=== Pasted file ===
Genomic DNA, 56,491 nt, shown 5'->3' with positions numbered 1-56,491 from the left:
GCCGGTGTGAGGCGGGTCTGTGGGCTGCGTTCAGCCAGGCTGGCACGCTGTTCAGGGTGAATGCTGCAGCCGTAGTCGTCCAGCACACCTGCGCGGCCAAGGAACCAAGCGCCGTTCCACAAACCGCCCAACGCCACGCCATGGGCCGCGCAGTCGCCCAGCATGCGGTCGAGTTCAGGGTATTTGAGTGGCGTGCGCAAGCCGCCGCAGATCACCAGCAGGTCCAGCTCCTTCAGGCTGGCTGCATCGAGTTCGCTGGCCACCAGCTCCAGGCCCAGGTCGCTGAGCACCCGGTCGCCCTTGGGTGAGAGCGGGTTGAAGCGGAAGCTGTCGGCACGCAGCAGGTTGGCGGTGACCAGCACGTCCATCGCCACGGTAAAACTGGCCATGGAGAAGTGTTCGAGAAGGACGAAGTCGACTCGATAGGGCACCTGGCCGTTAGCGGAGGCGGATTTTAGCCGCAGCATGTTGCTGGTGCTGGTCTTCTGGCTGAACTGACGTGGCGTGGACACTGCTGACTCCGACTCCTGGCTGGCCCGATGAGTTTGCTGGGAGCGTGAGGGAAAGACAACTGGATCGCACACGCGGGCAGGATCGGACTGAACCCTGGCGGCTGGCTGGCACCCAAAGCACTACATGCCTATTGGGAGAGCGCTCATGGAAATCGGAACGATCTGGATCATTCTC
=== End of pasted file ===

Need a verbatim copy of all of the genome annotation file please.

Genomic DNA, 56,491 nt, shown 5'->3' with positions numbered 1-56,491 from the left:
GCCGGTGTGAGGCGGGTCTGTGGGCTGCGTTCAGCCAGGCTGGCACGCTGTTCAGGGTGAATGCTGCAGCCGTAGTCGTCCAGCACACCTGCGCGGCCAAGGAACCAAGCGCCGTTCCACAAACCGCCCAACGCCACGCCATGGGCCGCGCAGTCGCCCAGCATGCGGTCGAGTTCAGGGTATTTGAGTGGCGTGCGCAAGCCGCCGCAGATCACCAGCAGGTCCAGCTCCTTCAGGCTGGCTGCATCGAGTTCGCTGGCCACCAGCTCCAGGCCCAGGTCGCTGAGCACCCGGTCGCCCTTGGGTGAGAGCGGGTTGAAGCGGAAGCTGTCGGCACGCAGCAGGTTGGCGGTGACCAGCACGTCCATCGCCACGGTAAAACTGGCCATGGAGAAGTGTTCGAGAAGGACGAAGTCGACTCGATAGGGCACCTGGCCGTTAGCGGAGGCGGATTTTAGCCGCAGCATGTTGCTGGTGCTGGTCTTCTGGCTGAACTGACGTGGCGTGGACACTGCTGACTCCGACTCCTGGCTGGCCCGATGAGTTTGCTGGGAGCGTGAGGGAAAGACAACTGGATCGCACACGCGGGCAGGATCGGACTGAACCCTGGCGGCTGGCTGGCACCCAAAGCACTACATGCCTATTGGGAGAGCGCTCATGGAAATCGGAACGATCTGGATCATTCTC